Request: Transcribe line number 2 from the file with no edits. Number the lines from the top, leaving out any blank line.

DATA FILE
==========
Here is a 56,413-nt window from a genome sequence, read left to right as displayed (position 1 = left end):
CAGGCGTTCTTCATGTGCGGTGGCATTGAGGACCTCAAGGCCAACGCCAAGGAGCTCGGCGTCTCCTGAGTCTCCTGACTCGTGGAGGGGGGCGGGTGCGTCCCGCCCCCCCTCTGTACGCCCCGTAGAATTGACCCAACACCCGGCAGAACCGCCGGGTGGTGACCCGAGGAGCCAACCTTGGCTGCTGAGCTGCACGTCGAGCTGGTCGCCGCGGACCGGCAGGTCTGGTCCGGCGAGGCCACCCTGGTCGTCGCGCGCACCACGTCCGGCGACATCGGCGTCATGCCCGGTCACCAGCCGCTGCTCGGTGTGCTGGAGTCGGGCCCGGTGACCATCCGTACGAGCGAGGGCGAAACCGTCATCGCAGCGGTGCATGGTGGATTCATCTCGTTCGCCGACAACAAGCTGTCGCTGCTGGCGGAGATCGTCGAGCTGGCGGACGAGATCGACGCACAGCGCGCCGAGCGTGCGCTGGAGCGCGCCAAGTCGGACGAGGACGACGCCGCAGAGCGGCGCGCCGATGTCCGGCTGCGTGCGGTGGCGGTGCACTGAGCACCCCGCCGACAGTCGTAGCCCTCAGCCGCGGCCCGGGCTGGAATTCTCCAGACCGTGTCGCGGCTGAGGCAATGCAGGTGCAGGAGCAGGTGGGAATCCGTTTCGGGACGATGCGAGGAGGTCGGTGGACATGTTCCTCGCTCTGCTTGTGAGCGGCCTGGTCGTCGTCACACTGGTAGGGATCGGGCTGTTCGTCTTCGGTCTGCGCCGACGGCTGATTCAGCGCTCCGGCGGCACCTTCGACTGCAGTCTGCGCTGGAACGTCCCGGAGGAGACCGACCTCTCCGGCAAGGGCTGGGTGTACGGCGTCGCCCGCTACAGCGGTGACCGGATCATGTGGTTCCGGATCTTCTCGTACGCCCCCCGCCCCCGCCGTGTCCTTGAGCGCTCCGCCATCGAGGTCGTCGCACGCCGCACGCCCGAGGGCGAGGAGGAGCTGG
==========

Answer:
CAGGCGTTCTTCATGTGCGGTGGCATTGAGGACCTCAAGGCCAACGCCAAGGAGCTCGGCGTCTCCTGAGTCTCCTGACTCGTGGAGGGGGGCGGGTGCGTCCCGCCCCCCCTCTGTACGCCCCGTAGAATTGACCCAACACCCGGCAGAACCGCCGGGTGGTGACCCGAGGAGCCAACCTTGGCTGCTGAGCTGCACGTCGAGCTGGTCGCCGCGGACCGGCAGGTCTGGTCCGGCGAGGCCACCCTGGTCGTCGCGCGCACCACGTCCGGCGACATCGGCGTCATGCCCGGTCACCAGCCGCTGCTCGGTGTGCTGGAGTCGGGCCCGGTGACCATCCGTACGAGCGAGGGCGAAACCGTCATCGCAGCGGTGCATGGTGGATTCATCTCGTTCGCCGACAACAAGCTGTCGCTGCTGGCGGAGATCGTCGAGCTGGCGGACGAGATCGACGCACAGCGCGCCGAGCGTGCGCTGGAGCGCGCCAAGTCGGACGAGGACGACGCCGCAGAGCGGCGCGCCGATGTCCGGCTGCGTGCGGTGGCGGTGCACTGAGCACCCCGCCGACAGTCGTAGCCCTCAGCCGCGGCCCGGGCTGGAATTCTCCAGACCGTGTCGCGGCTGAGGCAATGCAGGTGCAGGAGCAGGTGGGAATCCGTTTCGGGACGATGCGAGGAGGTCGGTGGACATGTTCCTCGCTCTGCTTGTGAGCGGCCTGGTCGTCGTCACACTGGTAGGGATCGGGCTGTTCGTCTTCGGTCTGCGCCGACGGCTGATTCAGCGCTCCGGCGGCACCTTCGACTGCAGTCTGCGCTGGAACGTCCCGGAGGAGACCGACCTCTCCGGCAAGGGCTGGGTGTACGGCGTCGCCCGCTACAGCGGTGACCGGATCATGTGGTTCCGGATCTTCTCGTACGCCCCCCGCCCCCGCCGTGTCCTTGAGCGCTCCGCCATCGAGGTCGTCGCACGCCGCACGCCCGAGGGCGAGGAGGAGCTGG